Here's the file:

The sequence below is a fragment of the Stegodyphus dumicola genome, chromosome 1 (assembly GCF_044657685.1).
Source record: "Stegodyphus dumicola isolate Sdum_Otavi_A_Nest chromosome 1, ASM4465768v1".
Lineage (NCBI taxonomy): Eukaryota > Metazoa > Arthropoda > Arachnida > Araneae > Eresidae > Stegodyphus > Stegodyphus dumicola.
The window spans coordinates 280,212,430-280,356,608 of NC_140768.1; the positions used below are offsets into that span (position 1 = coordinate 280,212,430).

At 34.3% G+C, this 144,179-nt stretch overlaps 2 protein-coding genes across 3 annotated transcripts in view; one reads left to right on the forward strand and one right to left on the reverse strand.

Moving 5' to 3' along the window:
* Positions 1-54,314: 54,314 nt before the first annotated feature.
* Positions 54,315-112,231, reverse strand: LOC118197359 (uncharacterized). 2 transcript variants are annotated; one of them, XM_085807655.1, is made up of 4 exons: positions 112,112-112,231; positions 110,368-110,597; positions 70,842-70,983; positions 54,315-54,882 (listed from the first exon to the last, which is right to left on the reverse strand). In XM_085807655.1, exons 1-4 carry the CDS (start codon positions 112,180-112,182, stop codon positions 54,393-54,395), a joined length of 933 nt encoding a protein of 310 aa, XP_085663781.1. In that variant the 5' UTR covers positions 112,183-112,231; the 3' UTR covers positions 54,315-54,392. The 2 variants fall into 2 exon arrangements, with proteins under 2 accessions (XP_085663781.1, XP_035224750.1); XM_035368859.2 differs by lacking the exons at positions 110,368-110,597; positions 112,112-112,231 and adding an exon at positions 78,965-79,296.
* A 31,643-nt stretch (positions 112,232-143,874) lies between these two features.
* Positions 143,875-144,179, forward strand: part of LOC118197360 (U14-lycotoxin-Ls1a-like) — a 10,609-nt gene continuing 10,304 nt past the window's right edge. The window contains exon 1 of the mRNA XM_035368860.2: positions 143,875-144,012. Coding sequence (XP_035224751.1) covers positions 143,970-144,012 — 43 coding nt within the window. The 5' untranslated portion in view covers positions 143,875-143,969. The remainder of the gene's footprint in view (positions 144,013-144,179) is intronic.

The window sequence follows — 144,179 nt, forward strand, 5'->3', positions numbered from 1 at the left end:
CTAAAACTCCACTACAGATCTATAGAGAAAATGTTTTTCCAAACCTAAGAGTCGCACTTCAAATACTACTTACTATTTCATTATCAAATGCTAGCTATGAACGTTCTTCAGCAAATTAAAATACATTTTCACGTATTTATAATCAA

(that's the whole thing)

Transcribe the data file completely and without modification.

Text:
The sequence below is a fragment of the Stegodyphus dumicola genome, chromosome 1 (assembly GCF_044657685.1).
Source record: "Stegodyphus dumicola isolate Sdum_Otavi_A_Nest chromosome 1, ASM4465768v1".
Lineage (NCBI taxonomy): Eukaryota > Metazoa > Arthropoda > Arachnida > Araneae > Eresidae > Stegodyphus > Stegodyphus dumicola.
The window spans coordinates 280,212,430-280,356,608 of NC_140768.1; the positions used below are offsets into that span (position 1 = coordinate 280,212,430).

At 34.3% G+C, this 144,179-nt stretch overlaps 2 protein-coding genes across 3 annotated transcripts in view; one reads left to right on the forward strand and one right to left on the reverse strand.

Moving 5' to 3' along the window:
* Positions 1-54,314: 54,314 nt before the first annotated feature.
* Positions 54,315-112,231, reverse strand: LOC118197359 (uncharacterized). 2 transcript variants are annotated; one of them, XM_085807655.1, is made up of 4 exons: positions 112,112-112,231; positions 110,368-110,597; positions 70,842-70,983; positions 54,315-54,882 (listed from the first exon to the last, which is right to left on the reverse strand). In XM_085807655.1, exons 1-4 carry the CDS (start codon positions 112,180-112,182, stop codon positions 54,393-54,395), a joined length of 933 nt encoding a protein of 310 aa, XP_085663781.1. In that variant the 5' UTR covers positions 112,183-112,231; the 3' UTR covers positions 54,315-54,392. The 2 variants fall into 2 exon arrangements, with proteins under 2 accessions (XP_085663781.1, XP_035224750.1); XM_035368859.2 differs by lacking the exons at positions 110,368-110,597; positions 112,112-112,231 and adding an exon at positions 78,965-79,296.
* A 31,643-nt stretch (positions 112,232-143,874) lies between these two features.
* Positions 143,875-144,179, forward strand: part of LOC118197360 (U14-lycotoxin-Ls1a-like) — a 10,609-nt gene continuing 10,304 nt past the window's right edge. The window contains exon 1 of the mRNA XM_035368860.2: positions 143,875-144,012. Coding sequence (XP_035224751.1) covers positions 143,970-144,012 — 43 coding nt within the window. The 5' untranslated portion in view covers positions 143,875-143,969. The remainder of the gene's footprint in view (positions 144,013-144,179) is intronic.

The window sequence follows — 144,179 nt, forward strand, 5'->3', positions numbered from 1 at the left end:
CTAAAACTCCACTACAGATCTATAGAGAAAATGTTTTTCCAAACCTAAGAGTCGCACTTCAAATACTACTTACTATTTCATTATCAAATGCTAGCTATGAACGTTCTTCAGCAAATTAAAATACATTTTCACGTATTTATAATCAA